Armenian protest leader calls for civil disobedience after being denied PM's job

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Protest leader Nikol Pashinyan, the sole candidate in Armenia's election for prime minister, called for fresh protests after failing to secure enough votes from parliament on Tuesday to win the post.

However, the Armenian opposition leader, a lawmaker with the Yelk faction, is the only candidate for the prime minister, he still lacks six votes to ensure a simple majority in the election.

Pashinian had earlier warned that the country would be plunged into a political crisis if the ruling party failed to support his candidacy.

While Pashinyan had declared Monday as a "Day of Silence" ahead of Tuesday's vote, the political developments were anything but silent.

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Many Canadian Armenians are watching with baited breath as a non-violent grassroots protest movement in Armenia is about to complete the transfer of power from the governing party to the leader of the opposition whose unprecedented campaign of civil disobedience forced the resignation of the country's prime minister and former president.

In response to a question from a lawmaker from the ruling Republican Party of Armenia (RPA) Arman Saghatelyan on the Karabakh settlement process, Pashinyan said negotiations on Karabakh are held only for the sake of negotiations and are of a formal nature.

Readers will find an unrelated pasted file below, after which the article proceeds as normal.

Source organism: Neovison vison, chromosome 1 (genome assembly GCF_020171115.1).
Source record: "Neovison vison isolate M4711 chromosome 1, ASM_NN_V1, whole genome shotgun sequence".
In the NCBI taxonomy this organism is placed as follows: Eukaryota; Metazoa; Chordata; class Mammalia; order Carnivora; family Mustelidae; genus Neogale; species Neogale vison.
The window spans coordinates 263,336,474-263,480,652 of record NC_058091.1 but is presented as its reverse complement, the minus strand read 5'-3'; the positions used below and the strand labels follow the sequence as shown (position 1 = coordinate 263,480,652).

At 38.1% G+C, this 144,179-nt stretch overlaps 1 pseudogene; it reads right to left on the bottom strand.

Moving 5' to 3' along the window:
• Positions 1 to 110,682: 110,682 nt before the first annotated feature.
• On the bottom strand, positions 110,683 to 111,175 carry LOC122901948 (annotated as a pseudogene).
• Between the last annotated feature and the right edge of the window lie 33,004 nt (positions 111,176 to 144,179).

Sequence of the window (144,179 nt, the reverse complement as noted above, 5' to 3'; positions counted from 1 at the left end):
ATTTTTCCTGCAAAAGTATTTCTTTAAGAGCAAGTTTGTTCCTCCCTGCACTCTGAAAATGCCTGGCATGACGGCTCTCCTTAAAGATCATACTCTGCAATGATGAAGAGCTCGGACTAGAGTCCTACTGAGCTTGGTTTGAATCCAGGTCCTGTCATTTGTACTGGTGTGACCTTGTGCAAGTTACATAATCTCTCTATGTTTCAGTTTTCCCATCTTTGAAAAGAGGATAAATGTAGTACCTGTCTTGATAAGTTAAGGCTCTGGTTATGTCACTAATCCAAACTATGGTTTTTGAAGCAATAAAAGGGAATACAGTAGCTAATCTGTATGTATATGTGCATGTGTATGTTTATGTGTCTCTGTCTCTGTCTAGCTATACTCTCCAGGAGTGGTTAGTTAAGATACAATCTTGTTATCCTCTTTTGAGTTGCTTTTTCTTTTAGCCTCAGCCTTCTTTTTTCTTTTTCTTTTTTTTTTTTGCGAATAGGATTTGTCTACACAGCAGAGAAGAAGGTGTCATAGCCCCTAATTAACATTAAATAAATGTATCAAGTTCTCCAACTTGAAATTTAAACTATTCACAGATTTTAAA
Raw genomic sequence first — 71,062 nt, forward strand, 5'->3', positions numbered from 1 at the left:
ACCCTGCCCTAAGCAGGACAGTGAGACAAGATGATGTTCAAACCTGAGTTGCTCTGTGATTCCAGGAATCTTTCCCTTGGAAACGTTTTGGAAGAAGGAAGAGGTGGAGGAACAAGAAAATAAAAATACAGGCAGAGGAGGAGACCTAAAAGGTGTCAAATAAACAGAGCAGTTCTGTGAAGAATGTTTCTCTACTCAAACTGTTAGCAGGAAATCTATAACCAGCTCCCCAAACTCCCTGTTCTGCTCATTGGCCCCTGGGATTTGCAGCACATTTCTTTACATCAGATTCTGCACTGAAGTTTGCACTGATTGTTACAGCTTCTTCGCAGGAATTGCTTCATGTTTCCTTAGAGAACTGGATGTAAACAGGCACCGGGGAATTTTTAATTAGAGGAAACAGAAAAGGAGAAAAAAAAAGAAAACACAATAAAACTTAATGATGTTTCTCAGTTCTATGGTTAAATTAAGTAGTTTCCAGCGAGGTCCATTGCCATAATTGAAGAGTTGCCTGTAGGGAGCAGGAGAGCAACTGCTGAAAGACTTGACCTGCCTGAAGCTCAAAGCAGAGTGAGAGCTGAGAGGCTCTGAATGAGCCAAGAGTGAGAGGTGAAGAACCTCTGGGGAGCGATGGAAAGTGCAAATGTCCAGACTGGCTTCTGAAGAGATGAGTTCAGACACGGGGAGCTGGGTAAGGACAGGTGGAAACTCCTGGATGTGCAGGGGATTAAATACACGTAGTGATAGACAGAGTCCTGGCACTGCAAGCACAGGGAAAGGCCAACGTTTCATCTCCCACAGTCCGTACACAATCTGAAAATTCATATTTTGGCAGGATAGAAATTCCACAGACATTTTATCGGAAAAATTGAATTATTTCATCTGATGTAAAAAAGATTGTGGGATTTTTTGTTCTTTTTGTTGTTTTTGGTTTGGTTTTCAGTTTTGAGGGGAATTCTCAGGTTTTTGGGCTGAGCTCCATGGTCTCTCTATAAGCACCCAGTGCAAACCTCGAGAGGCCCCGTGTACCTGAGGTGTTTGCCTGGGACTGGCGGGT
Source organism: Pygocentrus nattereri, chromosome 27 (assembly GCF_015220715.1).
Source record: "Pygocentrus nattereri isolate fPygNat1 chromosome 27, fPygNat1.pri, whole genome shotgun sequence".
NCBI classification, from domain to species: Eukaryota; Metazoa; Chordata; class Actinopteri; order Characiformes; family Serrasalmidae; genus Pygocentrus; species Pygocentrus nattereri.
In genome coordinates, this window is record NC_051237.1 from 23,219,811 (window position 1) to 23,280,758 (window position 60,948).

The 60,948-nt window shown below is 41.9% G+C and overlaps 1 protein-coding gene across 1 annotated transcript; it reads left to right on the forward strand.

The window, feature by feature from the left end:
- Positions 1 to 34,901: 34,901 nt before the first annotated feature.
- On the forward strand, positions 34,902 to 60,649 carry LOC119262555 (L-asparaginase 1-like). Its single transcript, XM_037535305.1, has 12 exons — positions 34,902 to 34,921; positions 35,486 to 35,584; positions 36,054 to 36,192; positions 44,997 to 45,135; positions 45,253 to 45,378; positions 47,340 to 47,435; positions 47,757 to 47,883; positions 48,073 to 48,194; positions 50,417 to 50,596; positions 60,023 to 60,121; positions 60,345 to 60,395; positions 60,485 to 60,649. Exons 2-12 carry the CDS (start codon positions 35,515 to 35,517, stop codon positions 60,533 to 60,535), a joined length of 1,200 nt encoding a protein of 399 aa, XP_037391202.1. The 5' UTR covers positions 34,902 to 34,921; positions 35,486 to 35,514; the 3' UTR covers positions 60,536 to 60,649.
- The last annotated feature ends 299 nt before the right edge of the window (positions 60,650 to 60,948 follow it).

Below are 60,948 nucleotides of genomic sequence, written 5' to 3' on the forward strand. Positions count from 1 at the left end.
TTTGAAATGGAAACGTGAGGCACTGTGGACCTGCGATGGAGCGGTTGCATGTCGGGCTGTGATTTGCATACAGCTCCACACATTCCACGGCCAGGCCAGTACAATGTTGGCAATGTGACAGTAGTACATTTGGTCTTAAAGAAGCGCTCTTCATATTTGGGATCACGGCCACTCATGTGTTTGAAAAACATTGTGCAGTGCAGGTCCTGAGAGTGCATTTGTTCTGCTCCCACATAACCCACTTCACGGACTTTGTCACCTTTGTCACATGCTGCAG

Sargsyan had been president for a decade before becoming prime minister last month.

On April 23, Serzh Sargsyan, who was appointed by the Armenian parliament as prime minister amid widespread disaffection for him, resigned under the pressure of mass protests against his premiership.

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"We will block the streets, the airports, the metro, the railway, everything that can be blocked", Pashinyan told his cheering supporters on Yerevan's Republic Square.

"It showed once again that they don't care about us, about the ordinary people", said Gurgen, a 61-year-old unemployed man who was among the crowd.

Following days of frenetic negotiations, the country's two major parties, including the Prosperous Armenia - which has 31 seats in the parliament - announced on Saturday that they would back Pashinyan.

Some Armenians saw Sarksyan's bid for the prime minister's job as a cynical ploy to extend his grip on power. "A total strike is announced", Pashinyan said in comments carried by the Interfax news agency. He later changed his mind inviting the supporters to gather on Republic Square at 11 a.m. local time (10 a.m. Moscow Time).

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